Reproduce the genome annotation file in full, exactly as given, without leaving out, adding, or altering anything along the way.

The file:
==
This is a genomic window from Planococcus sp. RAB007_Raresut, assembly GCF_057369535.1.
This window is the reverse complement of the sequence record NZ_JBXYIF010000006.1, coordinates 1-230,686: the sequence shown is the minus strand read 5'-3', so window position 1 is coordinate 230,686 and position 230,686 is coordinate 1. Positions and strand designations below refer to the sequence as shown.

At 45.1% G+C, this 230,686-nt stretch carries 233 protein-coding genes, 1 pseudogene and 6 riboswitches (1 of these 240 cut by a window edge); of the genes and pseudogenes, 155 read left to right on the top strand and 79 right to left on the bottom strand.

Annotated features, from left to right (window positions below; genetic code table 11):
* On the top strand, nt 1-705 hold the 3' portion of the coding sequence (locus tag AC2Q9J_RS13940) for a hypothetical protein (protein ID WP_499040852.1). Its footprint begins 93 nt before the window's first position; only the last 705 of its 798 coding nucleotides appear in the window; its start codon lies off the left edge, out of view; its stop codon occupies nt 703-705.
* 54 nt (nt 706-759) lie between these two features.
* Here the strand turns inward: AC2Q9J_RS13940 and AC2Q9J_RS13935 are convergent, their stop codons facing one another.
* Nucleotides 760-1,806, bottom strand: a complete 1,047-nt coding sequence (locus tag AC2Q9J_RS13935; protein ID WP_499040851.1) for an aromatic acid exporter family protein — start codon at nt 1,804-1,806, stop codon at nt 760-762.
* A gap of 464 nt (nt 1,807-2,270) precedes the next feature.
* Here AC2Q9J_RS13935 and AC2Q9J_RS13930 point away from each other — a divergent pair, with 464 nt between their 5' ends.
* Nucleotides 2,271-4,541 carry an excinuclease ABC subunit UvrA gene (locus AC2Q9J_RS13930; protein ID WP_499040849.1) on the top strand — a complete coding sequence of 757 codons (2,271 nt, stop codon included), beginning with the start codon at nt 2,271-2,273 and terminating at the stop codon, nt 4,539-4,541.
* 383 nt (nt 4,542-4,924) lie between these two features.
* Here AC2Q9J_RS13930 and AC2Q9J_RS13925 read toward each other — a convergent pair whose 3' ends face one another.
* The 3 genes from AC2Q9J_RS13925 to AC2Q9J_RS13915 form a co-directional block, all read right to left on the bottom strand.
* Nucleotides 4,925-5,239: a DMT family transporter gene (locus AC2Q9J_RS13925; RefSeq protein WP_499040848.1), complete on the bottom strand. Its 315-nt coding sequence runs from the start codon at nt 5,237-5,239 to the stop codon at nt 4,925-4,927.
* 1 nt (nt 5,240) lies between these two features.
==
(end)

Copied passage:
This is a genomic window from Planococcus sp. RAB007_Raresut, assembly GCF_057369535.1.
This window is the reverse complement of the sequence record NZ_JBXYIF010000006.1, coordinates 1-230,686: the sequence shown is the minus strand read 5'-3', so window position 1 is coordinate 230,686 and position 230,686 is coordinate 1. Positions and strand designations below refer to the sequence as shown.

At 45.1% G+C, this 230,686-nt stretch carries 233 protein-coding genes, 1 pseudogene and 6 riboswitches (1 of these 240 cut by a window edge); of the genes and pseudogenes, 155 read left to right on the top strand and 79 right to left on the bottom strand.

Annotated features, from left to right (window positions below; genetic code table 11):
* On the top strand, nt 1-705 hold the 3' portion of the coding sequence (locus tag AC2Q9J_RS13940) for a hypothetical protein (protein ID WP_499040852.1). Its footprint begins 93 nt before the window's first position; only the last 705 of its 798 coding nucleotides appear in the window; its start codon lies off the left edge, out of view; its stop codon occupies nt 703-705.
* 54 nt (nt 706-759) lie between these two features.
* Here the strand turns inward: AC2Q9J_RS13940 and AC2Q9J_RS13935 are convergent, their stop codons facing one another.
* Nucleotides 760-1,806, bottom strand: a complete 1,047-nt coding sequence (locus tag AC2Q9J_RS13935; protein ID WP_499040851.1) for an aromatic acid exporter family protein — start codon at nt 1,804-1,806, stop codon at nt 760-762.
* A gap of 464 nt (nt 1,807-2,270) precedes the next feature.
* Here AC2Q9J_RS13935 and AC2Q9J_RS13930 point away from each other — a divergent pair, with 464 nt between their 5' ends.
* Nucleotides 2,271-4,541 carry an excinuclease ABC subunit UvrA gene (locus AC2Q9J_RS13930; protein ID WP_499040849.1) on the top strand — a complete coding sequence of 757 codons (2,271 nt, stop codon included), beginning with the start codon at nt 2,271-2,273 and terminating at the stop codon, nt 4,539-4,541.
* 383 nt (nt 4,542-4,924) lie between these two features.
* Here AC2Q9J_RS13930 and AC2Q9J_RS13925 read toward each other — a convergent pair whose 3' ends face one another.
* The 3 genes from AC2Q9J_RS13925 to AC2Q9J_RS13915 form a co-directional block, all read right to left on the bottom strand.
* Nucleotides 4,925-5,239: a DMT family transporter gene (locus AC2Q9J_RS13925; RefSeq protein WP_499040848.1), complete on the bottom strand. Its 315-nt coding sequence runs from the start codon at nt 5,237-5,239 to the stop codon at nt 4,925-4,927.
* 1 nt (nt 5,240) lies between these two features.